Weekend Cooking buttonThis post is part of Weekend Cooking, a weekly feature on Beth Fish Reads. Click on the image for more Weekend Cooking posts.

An Appetizing Mish-Mash: Delicious! by Ruth Reichl #weekendcooking @BethFishReads

cover imageDelicious! is a first novel by the long-time food writer and former editor of Gourmet Magazine, Ruth Reichl, and it’s a pleasant read. It makes a good book club choice because the themes are clear and there is a little something for everyone – a young woman’s journey into adulthood; a library scavenger hunt; budding romances; a race against time; a blend of contemporary New York life with small town life in World War II connected by old letters; and food! Enough talk about food and cooking to satisfy foodie readers.

Billie avoids her family by moving from California to New York, where her extraordinary palate and ability to discern various spices and ingredients lands her a job with the respected foodie magazine Delicious! (with an exclamation point).  When she gradually begins to uncover a trove of letters dating back to World War II written to a former magazine staffer (James Beard) Billie thinks they might be her own ticket to food writing fame.

Ruth Reichl is the author of several highly acclaimed memoirs about cooking, food writing, and being a restaurant critic, so she must have known she was going out on a limb by publishing a novel for the first time at age 60+. In fact, critical reviews kept me from reading this until it was a February book club choice, so I’m glad I finally gave it a chance. The parallels drawn between Billie’s life and the life of the young writer of the letters, Lulu, are a little obvious, but the multiple story lines and themes, as well as the twin quests that the two young women embark on in their different times, make it a good choice for a book club discussion, especially one with food!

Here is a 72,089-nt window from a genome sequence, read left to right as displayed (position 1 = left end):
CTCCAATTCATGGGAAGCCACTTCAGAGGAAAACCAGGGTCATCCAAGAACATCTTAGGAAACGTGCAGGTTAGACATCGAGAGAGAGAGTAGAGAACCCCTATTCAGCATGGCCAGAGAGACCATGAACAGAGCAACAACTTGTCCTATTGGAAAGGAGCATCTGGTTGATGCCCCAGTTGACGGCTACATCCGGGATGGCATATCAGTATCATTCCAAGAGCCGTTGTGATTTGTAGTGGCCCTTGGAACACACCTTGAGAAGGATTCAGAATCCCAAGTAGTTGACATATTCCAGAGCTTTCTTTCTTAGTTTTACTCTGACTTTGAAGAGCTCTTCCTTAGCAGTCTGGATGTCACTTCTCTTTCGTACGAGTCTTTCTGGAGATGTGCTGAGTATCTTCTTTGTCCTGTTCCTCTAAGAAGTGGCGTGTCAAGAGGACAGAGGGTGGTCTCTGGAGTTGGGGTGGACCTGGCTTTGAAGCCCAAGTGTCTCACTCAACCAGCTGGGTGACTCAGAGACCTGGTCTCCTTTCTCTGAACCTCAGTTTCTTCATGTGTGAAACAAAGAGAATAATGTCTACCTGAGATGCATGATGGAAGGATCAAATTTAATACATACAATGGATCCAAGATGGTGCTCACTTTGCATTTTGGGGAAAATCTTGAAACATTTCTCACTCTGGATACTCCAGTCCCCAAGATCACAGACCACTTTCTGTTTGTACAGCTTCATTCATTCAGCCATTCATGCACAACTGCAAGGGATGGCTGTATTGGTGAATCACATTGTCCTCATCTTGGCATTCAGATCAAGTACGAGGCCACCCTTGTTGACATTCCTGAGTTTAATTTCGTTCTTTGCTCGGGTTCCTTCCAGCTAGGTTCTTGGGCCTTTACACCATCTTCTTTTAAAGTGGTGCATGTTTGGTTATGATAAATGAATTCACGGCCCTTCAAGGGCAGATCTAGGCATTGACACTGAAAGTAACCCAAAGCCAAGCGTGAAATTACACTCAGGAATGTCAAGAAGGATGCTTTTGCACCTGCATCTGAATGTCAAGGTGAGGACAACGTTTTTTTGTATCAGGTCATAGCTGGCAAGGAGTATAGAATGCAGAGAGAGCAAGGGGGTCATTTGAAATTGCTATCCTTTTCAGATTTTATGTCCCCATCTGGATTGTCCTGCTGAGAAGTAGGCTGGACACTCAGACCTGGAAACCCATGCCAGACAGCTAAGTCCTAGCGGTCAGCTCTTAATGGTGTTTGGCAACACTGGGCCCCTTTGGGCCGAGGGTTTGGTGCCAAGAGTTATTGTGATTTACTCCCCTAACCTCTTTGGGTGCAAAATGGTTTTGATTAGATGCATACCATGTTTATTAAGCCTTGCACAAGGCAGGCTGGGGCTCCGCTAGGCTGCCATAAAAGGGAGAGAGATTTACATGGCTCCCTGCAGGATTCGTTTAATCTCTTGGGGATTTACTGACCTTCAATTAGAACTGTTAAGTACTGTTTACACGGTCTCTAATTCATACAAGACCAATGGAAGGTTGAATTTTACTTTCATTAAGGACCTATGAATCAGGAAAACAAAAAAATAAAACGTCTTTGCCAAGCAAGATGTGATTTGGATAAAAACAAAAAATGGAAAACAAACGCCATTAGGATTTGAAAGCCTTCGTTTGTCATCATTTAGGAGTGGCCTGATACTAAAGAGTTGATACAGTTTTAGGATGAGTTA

Click here to read what our library book club thought of the book.

Delicious!
Reichl, Ruth
Whelan, Julia, narr.
Random House
May 2014

Disclosure: I received an advance reading copy (ARC) of this book through the LibraryThing Early Reviewer program a long time ago! I ended up reading parts of the published book (not the ARC) and listening to parts of it on audio. Narrator Julia Whelan does a great job with all of the voices, including the male ones.

Weekend Cooking buttonThis post is part of Weekend Cooking, a weekly feature on Beth Fish Reads. Click here for more Weekend Cooking posts from bloggers around the world.